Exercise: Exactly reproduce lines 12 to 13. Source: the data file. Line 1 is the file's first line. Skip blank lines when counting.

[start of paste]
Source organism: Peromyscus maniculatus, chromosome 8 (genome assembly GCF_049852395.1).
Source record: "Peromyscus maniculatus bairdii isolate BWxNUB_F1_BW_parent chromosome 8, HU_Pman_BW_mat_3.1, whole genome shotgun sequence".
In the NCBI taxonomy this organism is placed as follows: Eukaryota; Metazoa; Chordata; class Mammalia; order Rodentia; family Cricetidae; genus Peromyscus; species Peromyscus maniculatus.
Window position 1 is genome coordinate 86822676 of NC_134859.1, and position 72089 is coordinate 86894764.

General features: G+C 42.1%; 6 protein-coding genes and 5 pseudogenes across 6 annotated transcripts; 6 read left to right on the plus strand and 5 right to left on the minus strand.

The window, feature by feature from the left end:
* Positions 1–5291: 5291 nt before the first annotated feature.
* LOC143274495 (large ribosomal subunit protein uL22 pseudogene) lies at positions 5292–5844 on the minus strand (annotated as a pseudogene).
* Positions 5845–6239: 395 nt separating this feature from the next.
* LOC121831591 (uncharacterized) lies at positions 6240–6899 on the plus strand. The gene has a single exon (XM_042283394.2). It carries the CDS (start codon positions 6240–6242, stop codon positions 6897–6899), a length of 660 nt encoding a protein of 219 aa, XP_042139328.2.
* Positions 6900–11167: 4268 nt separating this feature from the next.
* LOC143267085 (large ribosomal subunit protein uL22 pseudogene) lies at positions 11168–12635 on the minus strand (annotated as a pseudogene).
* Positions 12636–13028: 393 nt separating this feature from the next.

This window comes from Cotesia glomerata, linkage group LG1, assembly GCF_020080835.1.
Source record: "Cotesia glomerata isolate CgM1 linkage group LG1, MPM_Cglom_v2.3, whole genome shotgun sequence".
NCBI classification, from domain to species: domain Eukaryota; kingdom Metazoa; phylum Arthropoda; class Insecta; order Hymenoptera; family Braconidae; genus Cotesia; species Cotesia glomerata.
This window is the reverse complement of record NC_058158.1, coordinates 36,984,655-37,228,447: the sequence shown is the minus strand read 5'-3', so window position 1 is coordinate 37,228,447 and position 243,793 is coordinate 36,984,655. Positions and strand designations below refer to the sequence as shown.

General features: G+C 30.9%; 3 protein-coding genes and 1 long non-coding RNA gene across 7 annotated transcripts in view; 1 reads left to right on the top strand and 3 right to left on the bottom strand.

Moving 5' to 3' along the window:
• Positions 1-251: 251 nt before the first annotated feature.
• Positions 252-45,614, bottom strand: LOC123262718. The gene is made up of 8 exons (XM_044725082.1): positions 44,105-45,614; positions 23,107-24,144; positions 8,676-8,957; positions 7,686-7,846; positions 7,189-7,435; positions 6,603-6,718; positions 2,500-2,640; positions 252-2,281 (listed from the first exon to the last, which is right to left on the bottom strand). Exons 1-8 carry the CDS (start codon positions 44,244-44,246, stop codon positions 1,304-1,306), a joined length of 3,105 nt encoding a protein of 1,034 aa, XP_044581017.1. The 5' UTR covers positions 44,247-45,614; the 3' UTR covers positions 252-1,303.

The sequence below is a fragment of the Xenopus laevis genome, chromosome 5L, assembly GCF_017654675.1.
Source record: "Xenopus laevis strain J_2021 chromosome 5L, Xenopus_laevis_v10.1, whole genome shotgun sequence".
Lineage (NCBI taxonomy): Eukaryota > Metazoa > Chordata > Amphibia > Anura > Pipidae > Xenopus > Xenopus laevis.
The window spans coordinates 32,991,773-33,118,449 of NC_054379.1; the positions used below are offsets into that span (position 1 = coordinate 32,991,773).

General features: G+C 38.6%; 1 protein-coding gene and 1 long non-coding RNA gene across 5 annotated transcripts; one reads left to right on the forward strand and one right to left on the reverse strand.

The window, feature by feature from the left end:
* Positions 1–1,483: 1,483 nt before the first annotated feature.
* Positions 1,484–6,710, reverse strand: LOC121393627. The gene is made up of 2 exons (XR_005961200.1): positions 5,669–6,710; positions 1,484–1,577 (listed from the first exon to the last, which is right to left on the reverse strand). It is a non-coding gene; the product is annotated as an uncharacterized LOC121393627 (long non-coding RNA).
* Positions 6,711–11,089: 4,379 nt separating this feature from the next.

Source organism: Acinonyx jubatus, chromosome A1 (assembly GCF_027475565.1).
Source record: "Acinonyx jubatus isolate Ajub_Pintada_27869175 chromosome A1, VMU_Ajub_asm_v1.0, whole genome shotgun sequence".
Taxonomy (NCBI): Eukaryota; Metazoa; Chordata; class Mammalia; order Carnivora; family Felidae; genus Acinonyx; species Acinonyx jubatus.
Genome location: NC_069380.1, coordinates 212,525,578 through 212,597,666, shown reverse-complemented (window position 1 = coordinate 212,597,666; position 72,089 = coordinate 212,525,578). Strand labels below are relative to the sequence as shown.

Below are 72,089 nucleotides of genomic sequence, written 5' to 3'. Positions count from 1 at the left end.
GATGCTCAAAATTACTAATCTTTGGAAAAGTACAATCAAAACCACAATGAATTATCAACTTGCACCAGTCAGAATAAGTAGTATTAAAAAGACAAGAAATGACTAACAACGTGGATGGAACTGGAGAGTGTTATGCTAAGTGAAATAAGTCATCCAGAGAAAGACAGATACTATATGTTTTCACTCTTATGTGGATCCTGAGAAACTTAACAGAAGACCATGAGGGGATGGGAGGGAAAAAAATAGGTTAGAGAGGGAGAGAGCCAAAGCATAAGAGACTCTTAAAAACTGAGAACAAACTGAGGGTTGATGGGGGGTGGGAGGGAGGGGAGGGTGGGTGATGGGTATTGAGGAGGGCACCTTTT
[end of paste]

* LOC143267085 (large ribosomal subunit protein uL22 pseudogene) lies at positions 11168–12635 on the minus strand (annotated as a pseudogene).
* Positions 12636–13028: 393 nt separating this feature from the next.